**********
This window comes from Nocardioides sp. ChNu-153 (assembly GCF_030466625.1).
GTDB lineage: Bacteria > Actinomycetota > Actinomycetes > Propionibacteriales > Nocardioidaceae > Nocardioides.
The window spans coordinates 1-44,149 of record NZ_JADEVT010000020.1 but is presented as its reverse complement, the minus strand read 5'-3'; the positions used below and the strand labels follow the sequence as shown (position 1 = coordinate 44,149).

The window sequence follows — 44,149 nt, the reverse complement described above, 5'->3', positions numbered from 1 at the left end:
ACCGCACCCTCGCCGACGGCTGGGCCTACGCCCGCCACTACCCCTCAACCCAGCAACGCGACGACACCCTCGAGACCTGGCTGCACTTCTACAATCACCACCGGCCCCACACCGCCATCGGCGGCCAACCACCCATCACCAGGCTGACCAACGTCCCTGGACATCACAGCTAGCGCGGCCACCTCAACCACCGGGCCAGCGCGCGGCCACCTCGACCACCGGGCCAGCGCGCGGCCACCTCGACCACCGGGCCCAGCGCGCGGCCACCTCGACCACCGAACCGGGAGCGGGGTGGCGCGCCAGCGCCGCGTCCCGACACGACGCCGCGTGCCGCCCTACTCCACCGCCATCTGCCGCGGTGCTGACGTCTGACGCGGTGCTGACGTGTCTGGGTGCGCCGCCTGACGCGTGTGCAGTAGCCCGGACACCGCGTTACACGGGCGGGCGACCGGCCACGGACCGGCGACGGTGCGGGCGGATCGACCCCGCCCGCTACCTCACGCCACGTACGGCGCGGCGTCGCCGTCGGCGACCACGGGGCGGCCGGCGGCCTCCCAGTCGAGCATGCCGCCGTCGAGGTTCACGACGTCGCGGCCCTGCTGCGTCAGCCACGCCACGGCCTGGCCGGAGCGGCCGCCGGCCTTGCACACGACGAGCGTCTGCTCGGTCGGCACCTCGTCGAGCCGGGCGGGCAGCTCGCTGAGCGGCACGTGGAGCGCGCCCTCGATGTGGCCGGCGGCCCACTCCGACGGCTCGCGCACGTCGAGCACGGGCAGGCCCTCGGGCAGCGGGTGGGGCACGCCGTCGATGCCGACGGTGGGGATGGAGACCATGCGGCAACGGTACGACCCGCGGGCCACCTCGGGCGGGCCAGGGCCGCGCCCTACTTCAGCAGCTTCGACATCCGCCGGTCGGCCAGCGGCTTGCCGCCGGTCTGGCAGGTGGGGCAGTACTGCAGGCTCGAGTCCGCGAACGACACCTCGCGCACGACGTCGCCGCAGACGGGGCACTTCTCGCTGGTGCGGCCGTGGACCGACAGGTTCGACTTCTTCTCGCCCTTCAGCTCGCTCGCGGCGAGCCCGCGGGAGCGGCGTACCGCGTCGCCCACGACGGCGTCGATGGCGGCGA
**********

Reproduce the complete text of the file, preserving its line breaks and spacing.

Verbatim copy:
This window comes from Nocardioides sp. ChNu-153 (assembly GCF_030466625.1).
GTDB lineage: Bacteria > Actinomycetota > Actinomycetes > Propionibacteriales > Nocardioidaceae > Nocardioides.
The window spans coordinates 1-44,149 of record NZ_JADEVT010000020.1 but is presented as its reverse complement, the minus strand read 5'-3'; the positions used below and the strand labels follow the sequence as shown (position 1 = coordinate 44,149).

The window sequence follows — 44,149 nt, the reverse complement described above, 5'->3', positions numbered from 1 at the left end:
ACCGCACCCTCGCCGACGGCTGGGCCTACGCCCGCCACTACCCCTCAACCCAGCAACGCGACGACACCCTCGAGACCTGGCTGCACTTCTACAATCACCACCGGCCCCACACCGCCATCGGCGGCCAACCACCCATCACCAGGCTGACCAACGTCCCTGGACATCACAGCTAGCGCGGCCACCTCAACCACCGGGCCAGCGCGCGGCCACCTCGACCACCGGGCCAGCGCGCGGCCACCTCGACCACCGGGCCCAGCGCGCGGCCACCTCGACCACCGAACCGGGAGCGGGGTGGCGCGCCAGCGCCGCGTCCCGACACGACGCCGCGTGCCGCCCTACTCCACCGCCATCTGCCGCGGTGCTGACGTCTGACGCGGTGCTGACGTGTCTGGGTGCGCCGCCTGACGCGTGTGCAGTAGCCCGGACACCGCGTTACACGGGCGGGCGACCGGCCACGGACCGGCGACGGTGCGGGCGGATCGACCCCGCCCGCTACCTCACGCCACGTACGGCGCGGCGTCGCCGTCGGCGACCACGGGGCGGCCGGCGGCCTCCCAGTCGAGCATGCCGCCGTCGAGGTTCACGACGTCGCGGCCCTGCTGCGTCAGCCACGCCACGGCCTGGCCGGAGCGGCCGCCGGCCTTGCACACGACGAGCGTCTGCTCGGTCGGCACCTCGTCGAGCCGGGCGGGCAGCTCGCTGAGCGGCACGTGGAGCGCGCCCTCGATGTGGCCGGCGGCCCACTCCGACGGCTCGCGCACGTCGAGCACGGGCAGGCCCTCGGGCAGCGGGTGGGGCACGCCGTCGATGCCGACGGTGGGGATGGAGACCATGCGGCAACGGTACGACCCGCGGGCCACCTCGGGCGGGCCAGGGCCGCGCCCTACTTCAGCAGCTTCGACATCCGCCGGTCGGCCAGCGGCTTGCCGCCGGTCTGGCAGGTGGGGCAGTACTGCAGGCTCGAGTCCGCGAACGACACCTCGCGCACGACGTCGCCGCAGACGGGGCACTTCTCGCTGGTGCGGCCGTGGACCGACAGGTTCGACTTCTTCTCGCCCTTCAGCTCGCTCGCGGCGAGCCCGCGGGAGCGGCGTACCGCGTCGCCCACGACGGCGTCGATGGCGGCGA